Sitting her comfortably in Virginia, I’m quite happy to bathe in an English-only sea of words. So much of the content on the Internet is in English these days that it’s easier and easier to ignore everything interesting taking place on online islands where English either isn’t spoken, or just isn’t used on websites.
As a European historian, I know how bad this is, because it’s hard enough for me to keep up with the literature in my field in English, much less what people are writing in German, Czech, and Slovak, not to mention Hungarian (which I can’t read), or French (which I can sort of read). Some of the best works in my field have never seen the light of day in English and probably never will. This means I have to force myself to be attentive to what’s happening in those other languages and, if we’re being honest, I’ve not been as attentive as I ought to be.
Sadly, I’m sure I’m not alone. How many of us really have the time to keep up on our reading as it is? And unless we are especially diligent, it’s almost always the work published in languages other than English that slips further down on the reading list.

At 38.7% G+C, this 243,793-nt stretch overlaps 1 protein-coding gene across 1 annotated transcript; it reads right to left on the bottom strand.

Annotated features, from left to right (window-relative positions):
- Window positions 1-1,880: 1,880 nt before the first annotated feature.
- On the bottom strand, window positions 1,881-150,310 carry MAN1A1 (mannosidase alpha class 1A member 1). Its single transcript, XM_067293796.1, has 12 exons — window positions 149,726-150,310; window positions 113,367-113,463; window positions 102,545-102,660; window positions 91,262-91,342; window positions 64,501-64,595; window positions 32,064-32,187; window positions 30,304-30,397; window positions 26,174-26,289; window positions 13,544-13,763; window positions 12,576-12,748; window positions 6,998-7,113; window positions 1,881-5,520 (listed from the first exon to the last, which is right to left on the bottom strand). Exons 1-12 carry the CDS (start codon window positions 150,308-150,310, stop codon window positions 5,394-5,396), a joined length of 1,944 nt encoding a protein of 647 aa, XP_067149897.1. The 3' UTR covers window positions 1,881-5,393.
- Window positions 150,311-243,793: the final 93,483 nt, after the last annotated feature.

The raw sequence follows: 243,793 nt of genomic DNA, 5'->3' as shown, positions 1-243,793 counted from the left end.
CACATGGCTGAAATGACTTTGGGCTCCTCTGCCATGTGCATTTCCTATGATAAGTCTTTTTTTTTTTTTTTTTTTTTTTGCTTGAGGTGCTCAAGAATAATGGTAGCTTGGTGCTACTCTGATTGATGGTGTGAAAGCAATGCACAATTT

All of this is by way of explaining why it is that as we begin to ramp up Global Perspectives on Digital History, we’re so focused on figuring out how best to publish our “journal” in multiple languages simultaneously. Unfortunately, the auto-translation algorithms aren’t where we need them to be today, so we’re going to have to do a fair amount of working around the short comings in the software.
For instance, I recently ran the introduction to my forthcoming book on teaching history in the digital age through the Google Translate algorithm to covert it from English to German. The resulting German translation was workmanlike and mostly correct in the purest technical sense of the word “correct.” However, virtually all the nuance in what I wrote disappeared–and I’m not a sophisticated enough German speaker to notice everything that was wrong. But even with my more limited skills, I could tell that the resulting translation was a bit like what one could expect a second year student to produce for a class assignment. Almost all the words were correct, but the sense of the sentences was often all wrong.
On the good side, Google Translate produced this translation of a 17 page text in less than five minutes. Now we have to figure out whether it’s easier to begin with such a rough and ready translation and then correct it, or to just start from scratch. My hope is that the former will work, if only because I can imagine the mechanisms under which we might work with such an approach. If we have to start from scratch on each item, the level of human involvement could be prohibitive.
Over the next month or so, we’re going to experiment with some more sophisticated translation software. Once I have samples to show, I’ll report back.